From Community Engagement to Public Impact

If writing op-ed pieces for newspapers such as The New York Times and The Boston Globe is  considered public engagement, why isn’t that considered community engagement as well? Shouldn’t community engagement be part of public engagement?

From an institutional perspective, does community engagement require that campuses be active in their local “host” communities, or would communities in cities across the state, country, and around the world count? What are the goals of this engagement? What if your students are from the targeted community? Is the goal to benefit your students, faculty members, community, or a combination of the three?

For many institutions, the goal is engagement rather than impact.

When I Googled “Office of Community Engagement,” my first hits were higher-ed institutions. For example:

  • Community Engagement fosters, encourages, and promotes student, faculty, and staff involvement within local and global communities.
  • The mission of the Office of Community Engagement is to facilitate the use of university resources to support existing partnerships and engage new partners to contribute to the educational, social, and economic progress of the community, region, and state.”
  • The Office of Community Engagement is focused on identifying strategic priorities, facilitating collaboration between college and community, challenging academic departments, and encouraging faculty to use their teaching and research in focused ways to serve a larger community.”

It is is pretty obvious that we use the term loosely.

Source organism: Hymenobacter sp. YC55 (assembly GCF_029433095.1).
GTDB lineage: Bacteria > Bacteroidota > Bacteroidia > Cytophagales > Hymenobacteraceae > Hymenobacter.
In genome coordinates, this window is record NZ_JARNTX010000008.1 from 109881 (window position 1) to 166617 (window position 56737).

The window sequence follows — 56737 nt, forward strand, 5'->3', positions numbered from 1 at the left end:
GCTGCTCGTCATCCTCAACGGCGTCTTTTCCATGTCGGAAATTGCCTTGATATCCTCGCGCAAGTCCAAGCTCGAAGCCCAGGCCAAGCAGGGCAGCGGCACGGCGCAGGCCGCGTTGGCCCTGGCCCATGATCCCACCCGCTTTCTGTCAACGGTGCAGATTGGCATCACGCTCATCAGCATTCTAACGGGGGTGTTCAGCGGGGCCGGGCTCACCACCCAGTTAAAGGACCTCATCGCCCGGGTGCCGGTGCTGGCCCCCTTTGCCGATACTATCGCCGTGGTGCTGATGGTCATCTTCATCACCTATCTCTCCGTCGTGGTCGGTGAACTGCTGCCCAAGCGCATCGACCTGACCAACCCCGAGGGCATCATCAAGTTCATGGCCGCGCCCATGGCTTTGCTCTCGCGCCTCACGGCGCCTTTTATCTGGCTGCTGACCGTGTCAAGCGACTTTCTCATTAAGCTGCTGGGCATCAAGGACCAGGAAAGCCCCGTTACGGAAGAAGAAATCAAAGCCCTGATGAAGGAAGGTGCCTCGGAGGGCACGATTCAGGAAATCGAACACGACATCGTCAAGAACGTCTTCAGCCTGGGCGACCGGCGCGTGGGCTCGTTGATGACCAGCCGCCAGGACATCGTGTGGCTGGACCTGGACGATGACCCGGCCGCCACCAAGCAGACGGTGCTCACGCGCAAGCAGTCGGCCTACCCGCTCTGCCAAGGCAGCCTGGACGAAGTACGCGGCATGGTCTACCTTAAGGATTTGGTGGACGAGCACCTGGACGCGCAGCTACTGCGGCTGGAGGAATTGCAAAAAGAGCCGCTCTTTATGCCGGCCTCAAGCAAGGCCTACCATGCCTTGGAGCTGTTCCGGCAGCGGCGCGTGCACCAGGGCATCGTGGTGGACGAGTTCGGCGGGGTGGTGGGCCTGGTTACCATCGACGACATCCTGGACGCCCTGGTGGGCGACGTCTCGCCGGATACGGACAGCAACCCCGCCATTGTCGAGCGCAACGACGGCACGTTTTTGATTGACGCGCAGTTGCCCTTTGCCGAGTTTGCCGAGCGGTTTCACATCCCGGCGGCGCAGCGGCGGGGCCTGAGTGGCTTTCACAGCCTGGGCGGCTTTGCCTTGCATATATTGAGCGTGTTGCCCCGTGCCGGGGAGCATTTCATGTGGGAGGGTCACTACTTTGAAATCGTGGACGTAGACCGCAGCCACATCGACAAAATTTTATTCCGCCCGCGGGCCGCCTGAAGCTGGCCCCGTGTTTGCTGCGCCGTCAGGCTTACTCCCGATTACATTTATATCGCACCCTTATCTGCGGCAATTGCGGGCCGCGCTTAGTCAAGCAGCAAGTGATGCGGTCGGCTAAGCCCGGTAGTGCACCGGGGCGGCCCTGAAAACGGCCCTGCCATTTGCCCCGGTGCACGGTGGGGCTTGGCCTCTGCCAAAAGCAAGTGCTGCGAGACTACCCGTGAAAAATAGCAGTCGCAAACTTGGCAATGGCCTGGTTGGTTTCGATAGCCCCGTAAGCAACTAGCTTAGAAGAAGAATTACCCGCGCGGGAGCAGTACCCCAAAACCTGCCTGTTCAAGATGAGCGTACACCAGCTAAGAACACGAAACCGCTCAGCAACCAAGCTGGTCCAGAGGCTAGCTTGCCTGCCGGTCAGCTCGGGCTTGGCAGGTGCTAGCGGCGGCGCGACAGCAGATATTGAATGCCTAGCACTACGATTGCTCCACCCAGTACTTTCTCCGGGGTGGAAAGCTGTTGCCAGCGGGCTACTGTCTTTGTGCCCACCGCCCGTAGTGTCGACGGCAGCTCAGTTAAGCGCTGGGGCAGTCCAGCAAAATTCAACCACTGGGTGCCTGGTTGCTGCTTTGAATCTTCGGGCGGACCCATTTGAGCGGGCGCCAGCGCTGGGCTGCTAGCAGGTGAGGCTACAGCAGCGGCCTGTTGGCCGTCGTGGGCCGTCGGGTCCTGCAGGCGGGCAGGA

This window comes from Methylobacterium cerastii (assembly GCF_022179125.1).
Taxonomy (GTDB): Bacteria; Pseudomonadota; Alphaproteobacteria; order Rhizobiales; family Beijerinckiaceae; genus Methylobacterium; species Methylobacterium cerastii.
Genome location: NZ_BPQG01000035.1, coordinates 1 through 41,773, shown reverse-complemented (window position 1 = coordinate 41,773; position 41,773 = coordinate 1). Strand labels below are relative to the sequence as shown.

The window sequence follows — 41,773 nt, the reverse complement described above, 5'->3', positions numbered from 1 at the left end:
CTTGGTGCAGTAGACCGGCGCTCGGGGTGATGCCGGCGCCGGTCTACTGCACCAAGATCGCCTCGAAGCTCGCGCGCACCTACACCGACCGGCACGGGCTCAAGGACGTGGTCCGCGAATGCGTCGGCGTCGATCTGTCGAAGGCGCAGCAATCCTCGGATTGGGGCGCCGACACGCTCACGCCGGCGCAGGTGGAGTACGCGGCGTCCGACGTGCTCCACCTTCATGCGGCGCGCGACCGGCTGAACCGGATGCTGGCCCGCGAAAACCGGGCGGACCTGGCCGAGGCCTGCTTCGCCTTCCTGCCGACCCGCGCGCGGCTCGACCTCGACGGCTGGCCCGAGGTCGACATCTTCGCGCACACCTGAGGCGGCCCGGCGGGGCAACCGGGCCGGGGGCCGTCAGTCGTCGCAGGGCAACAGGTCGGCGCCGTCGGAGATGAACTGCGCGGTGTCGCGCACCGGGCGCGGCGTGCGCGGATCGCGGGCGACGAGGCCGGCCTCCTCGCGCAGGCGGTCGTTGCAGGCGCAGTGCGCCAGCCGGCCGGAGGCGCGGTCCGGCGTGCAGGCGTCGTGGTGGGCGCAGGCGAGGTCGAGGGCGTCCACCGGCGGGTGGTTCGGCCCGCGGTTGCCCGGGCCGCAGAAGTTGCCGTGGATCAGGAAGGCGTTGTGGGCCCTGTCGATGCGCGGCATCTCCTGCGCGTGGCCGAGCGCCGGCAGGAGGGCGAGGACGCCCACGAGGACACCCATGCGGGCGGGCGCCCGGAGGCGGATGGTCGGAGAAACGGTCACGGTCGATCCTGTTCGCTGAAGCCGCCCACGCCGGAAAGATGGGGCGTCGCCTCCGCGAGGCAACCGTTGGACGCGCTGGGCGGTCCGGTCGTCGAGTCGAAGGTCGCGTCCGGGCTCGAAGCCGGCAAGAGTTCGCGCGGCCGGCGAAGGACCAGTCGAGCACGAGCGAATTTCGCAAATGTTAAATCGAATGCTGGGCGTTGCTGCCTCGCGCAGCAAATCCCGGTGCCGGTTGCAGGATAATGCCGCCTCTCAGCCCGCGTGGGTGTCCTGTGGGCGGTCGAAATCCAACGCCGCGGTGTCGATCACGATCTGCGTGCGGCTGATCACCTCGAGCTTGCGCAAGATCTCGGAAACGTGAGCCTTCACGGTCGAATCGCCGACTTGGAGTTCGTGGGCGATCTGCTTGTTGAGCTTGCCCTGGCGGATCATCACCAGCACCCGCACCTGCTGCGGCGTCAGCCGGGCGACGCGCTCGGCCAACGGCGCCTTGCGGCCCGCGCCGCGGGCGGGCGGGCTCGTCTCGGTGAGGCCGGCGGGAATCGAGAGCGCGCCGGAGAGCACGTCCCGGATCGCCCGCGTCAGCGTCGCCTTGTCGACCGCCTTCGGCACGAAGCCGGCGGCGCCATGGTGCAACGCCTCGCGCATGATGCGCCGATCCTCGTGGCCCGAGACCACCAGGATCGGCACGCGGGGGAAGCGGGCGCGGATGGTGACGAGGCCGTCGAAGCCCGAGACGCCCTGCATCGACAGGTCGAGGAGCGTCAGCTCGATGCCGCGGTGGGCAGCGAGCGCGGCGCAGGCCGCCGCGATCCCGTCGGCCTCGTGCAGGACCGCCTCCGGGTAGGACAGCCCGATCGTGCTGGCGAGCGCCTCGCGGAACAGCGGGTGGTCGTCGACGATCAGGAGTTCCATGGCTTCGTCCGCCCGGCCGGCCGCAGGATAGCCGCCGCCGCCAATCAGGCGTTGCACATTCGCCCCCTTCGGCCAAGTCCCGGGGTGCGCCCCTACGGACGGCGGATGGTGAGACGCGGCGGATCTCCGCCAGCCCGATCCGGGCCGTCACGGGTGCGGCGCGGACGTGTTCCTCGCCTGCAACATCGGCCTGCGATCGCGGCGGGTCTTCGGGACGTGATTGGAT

A quick search of “Office of Public Engagement” brought me to the White House. The first higher-ed institution I encountered yielded the following:

  • What is Public Engagement? At the University of X, it’s the partnership of university knowledge and resources with those of the public and private sectors to enrich scholarship, research, and creative activity; enhance curriculum, teaching and learning; prepare educated, engaged citizens; strengthen democratic values and civic responsibility;address critical societal issues; and contribute to the public good.

In these statements, “engaging with the community” implies a social-justice mission that focuses on serving those who are in need and makes the assumption that our students and faculty members are not from or part of that community. “Engaging with the public,” on the other hand, seems like we mean business and that we are aware that this will affect our students and faculty in profound ways.

If we want to take community engagement seriously, we need to think about impact. It can’t just be a list of programs illustrating that we “engaged” with and “served” the community. If community engagement does not contribute to the public good, then why are we doing it? And why doesn’t every institution have an office of public engagement? Does the Office of Community Engagement exist merely to appease the host community and to smooth town-gown relationships? Perhaps it is there to  make up for the fact that your students riot and destroy the city during Red Sox season.

What if we brought community and public engagement together and rewarded faculty for doing both? Not just as a token appreciation but where it counts, as points towards tenure.

What if we got serious about engagement and required impact—from our entire community, not just from our students?

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